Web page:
by David Haggith, The Great Recession Blog:
The 1929 stock market crash became the benchmark to which all other market crashes have been compared. The following graphs of the crash of 1929 and the Great Depression that followed, the dot-com crash, and the stock market crash during the Great Recession show several interesting similarities in the anatomy of the world’s greatest financial train wrecks. They also show some surprises that run against the way many people think of these most infamous of crashes.
Graphing the 1929 Stock Market Crash
The stock market roared through the 1920’s. Building construction, retail, and automobile sales advanced from record to record … but debt also climbed as a way to finance all of that. This crescendoed in 1929 when the stock market experienced two particularly exuberant rallies about a month apart (one in June and one in August with a plateau between).
Then retail, housing and automobile sales started to fall apart.
(The pattern is similar to what I described in my recent article, “Irrational Exuberance During Trump Rally Exceeded All Records! We’re sailing into a massive stock-market crash.“)
After the Dow peaked in ’29, it traded sideways for half of September and then took a fairly steep drop in the remaining half; yet, it recovered almost half of its fall during that infamous October, before rounding off quickly and plunging to its near death on Black Tuesday.
People tend to forget or not notice that even the infamous Black Tuesday crash on October 29, 1929, dog-legged back up the next week quickly and then crashed even harder over the next two weeks. Bouncing back up to its October 29 bottom, it stabilized, at a point down about 120 points from its peak, which meant the market recovered to a point about 33% below its summit. At it’s worst point that year, it was down 44%.
“Black Tuesday” or the “Crash of 1929” was just the most infamous of the plunges that took the world into The Great Depression. People also tend not to be aware of the fact that the market first experienced a “Black Thursday” the week before the infamous plunge. So, let’s dissect the anatomy of the 1929 stock market crash in a little more detail.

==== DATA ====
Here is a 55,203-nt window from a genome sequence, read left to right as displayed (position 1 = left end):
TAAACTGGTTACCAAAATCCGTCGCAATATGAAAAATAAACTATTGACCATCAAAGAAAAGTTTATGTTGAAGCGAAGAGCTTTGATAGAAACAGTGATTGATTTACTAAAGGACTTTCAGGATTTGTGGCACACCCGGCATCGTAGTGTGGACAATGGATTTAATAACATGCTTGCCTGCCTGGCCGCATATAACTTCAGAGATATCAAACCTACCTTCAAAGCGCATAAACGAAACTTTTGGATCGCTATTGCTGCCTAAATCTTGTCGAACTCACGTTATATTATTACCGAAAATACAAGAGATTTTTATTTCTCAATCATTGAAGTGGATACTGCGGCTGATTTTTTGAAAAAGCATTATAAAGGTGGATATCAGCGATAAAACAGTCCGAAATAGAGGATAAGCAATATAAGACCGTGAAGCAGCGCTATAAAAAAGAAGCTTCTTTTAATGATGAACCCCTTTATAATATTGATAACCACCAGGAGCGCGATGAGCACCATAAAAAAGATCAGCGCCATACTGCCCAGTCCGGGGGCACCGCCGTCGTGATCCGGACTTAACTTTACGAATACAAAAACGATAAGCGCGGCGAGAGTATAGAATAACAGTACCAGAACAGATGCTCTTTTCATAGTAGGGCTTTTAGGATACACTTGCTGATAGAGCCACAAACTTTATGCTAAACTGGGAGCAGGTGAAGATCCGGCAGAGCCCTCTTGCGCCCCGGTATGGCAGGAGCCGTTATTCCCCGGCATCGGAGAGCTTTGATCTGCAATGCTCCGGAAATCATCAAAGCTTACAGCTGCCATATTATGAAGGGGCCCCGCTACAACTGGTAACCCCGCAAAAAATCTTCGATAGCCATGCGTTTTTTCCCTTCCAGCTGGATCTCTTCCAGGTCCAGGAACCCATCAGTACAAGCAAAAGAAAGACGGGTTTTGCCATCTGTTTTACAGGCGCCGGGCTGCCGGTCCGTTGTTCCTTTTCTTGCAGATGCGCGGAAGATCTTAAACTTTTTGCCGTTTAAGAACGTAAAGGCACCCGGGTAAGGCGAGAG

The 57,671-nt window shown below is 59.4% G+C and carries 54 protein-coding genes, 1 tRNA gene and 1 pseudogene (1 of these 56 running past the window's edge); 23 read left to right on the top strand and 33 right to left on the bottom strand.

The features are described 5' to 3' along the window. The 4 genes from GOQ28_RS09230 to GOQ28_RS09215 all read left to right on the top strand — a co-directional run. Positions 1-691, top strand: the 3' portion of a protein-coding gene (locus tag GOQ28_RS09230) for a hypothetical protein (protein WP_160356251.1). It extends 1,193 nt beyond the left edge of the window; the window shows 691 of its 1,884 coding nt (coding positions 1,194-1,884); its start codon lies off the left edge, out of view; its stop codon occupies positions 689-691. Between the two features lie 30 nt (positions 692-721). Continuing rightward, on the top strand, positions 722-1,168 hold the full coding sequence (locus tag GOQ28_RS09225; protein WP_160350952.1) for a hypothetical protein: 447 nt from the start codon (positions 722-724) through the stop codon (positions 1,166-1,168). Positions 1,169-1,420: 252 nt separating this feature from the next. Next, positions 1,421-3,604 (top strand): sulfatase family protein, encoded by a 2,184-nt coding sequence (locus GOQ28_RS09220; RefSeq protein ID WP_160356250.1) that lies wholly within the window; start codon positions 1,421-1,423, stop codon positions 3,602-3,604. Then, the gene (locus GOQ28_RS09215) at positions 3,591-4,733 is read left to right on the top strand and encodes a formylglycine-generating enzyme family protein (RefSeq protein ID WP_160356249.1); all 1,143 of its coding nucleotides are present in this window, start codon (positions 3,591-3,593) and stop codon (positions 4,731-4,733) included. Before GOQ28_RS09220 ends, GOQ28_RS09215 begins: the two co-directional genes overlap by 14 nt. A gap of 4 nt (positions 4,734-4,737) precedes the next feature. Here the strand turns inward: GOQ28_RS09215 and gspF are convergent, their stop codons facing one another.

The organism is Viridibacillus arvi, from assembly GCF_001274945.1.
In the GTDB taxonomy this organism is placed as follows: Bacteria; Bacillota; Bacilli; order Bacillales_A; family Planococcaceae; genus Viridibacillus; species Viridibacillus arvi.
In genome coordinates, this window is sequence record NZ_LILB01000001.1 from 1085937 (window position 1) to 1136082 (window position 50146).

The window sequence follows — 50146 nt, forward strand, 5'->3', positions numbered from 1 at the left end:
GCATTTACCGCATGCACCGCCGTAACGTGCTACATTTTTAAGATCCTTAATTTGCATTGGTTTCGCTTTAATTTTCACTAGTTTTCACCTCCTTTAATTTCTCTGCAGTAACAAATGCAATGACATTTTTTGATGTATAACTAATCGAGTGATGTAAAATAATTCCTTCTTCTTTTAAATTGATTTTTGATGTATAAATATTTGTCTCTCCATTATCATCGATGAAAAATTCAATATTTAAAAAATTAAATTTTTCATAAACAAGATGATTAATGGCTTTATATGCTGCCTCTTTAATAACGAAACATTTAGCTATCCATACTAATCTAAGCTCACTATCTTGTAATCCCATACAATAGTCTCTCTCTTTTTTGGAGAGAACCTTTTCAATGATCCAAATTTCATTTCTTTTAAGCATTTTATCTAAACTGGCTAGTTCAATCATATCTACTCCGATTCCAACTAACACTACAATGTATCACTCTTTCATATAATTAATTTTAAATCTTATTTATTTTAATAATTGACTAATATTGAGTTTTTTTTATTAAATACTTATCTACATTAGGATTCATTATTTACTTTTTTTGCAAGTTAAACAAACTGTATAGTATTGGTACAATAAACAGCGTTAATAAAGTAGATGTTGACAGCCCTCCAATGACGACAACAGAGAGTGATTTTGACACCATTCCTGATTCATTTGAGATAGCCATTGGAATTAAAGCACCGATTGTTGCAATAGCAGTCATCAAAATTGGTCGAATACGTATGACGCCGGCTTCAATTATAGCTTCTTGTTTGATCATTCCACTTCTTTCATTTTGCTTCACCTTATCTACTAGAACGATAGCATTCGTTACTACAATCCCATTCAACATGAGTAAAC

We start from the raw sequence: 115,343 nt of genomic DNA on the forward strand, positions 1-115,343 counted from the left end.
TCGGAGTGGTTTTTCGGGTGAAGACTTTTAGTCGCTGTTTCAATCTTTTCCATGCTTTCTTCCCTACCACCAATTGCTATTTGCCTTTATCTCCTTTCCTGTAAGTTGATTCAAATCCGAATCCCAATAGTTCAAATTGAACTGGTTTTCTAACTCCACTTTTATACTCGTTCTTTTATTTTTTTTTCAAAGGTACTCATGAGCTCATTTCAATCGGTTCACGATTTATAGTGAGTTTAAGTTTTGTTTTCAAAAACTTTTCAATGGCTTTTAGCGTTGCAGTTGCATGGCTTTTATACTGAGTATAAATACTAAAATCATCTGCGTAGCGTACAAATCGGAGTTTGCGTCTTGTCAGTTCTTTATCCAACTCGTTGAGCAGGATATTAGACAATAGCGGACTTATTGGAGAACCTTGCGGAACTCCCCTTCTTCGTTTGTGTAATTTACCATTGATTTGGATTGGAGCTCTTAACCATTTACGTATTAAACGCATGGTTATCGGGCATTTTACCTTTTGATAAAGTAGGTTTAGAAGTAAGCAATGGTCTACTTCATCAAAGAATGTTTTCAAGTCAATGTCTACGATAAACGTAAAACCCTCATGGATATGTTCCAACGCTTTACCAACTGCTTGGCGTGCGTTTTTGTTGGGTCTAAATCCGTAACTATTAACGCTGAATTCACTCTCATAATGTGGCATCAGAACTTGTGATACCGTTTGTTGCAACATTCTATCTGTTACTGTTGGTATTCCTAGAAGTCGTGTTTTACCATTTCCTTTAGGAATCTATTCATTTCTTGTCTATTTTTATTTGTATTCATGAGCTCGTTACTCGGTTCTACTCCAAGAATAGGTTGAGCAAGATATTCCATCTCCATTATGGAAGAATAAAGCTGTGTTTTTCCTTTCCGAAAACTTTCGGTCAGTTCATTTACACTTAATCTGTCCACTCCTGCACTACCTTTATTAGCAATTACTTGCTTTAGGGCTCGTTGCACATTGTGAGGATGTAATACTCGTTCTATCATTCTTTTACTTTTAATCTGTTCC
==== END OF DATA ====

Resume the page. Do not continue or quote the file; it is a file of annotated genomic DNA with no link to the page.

The bigger picture of the 1929 stock market crash – The Great Depression
First, you can see the two particularly exuberant rallies during the summer that preceded the 1929 stock market crash a little better in this graph:
The 1929 stock market crash warned of its arrival with a foreshock in March when the Federal Reserve warned about rampant speculation (“irrational exuberance” during which people believed the bull market would last forever because the bull market had been running for nine years during which time, the Dow increased in value tenfold). The Fed’s proclamation created enough of a shock, tiny as it appears on the graphs above, that National City Bank announced it would provide $25 million in credit to arrest the slide. While that event is an almost unnoticeable blip on the graph above, it was a foreshock of problems that would develop into something enormous, and it was arrested only by bank intervention with what was serious money at the time.
A larger foreshock came in May, but the market went from that second event directly into its steepest rally — this in spite of the fact that construction was already cooling down and auto sales were tanking, and consumer had climbed a high wall of debt.
Wikipedia provides a good overall history of the crash of 1929, including the overzealous optimism and how that optimism fell apart before the big crash. People tend to think optimism continues in some monolithic form unabated until the exact day of a crash; but in 1929 people began to worry clear back in March. Those worries grew intense by September, but the many worries didn’t stop the market from climbing and didn’t stop the permabulls from making stupid proclamations like “Stock prices have reached what looks like a permanently high plateau.” When the market made its first major break in September, becoming severely unstable, many saw even that as a “healthy correction,” failing entirely to see how bad things would become in spite of the obviously shoddy economic fundamentals building up in many parts of “Main Street.”
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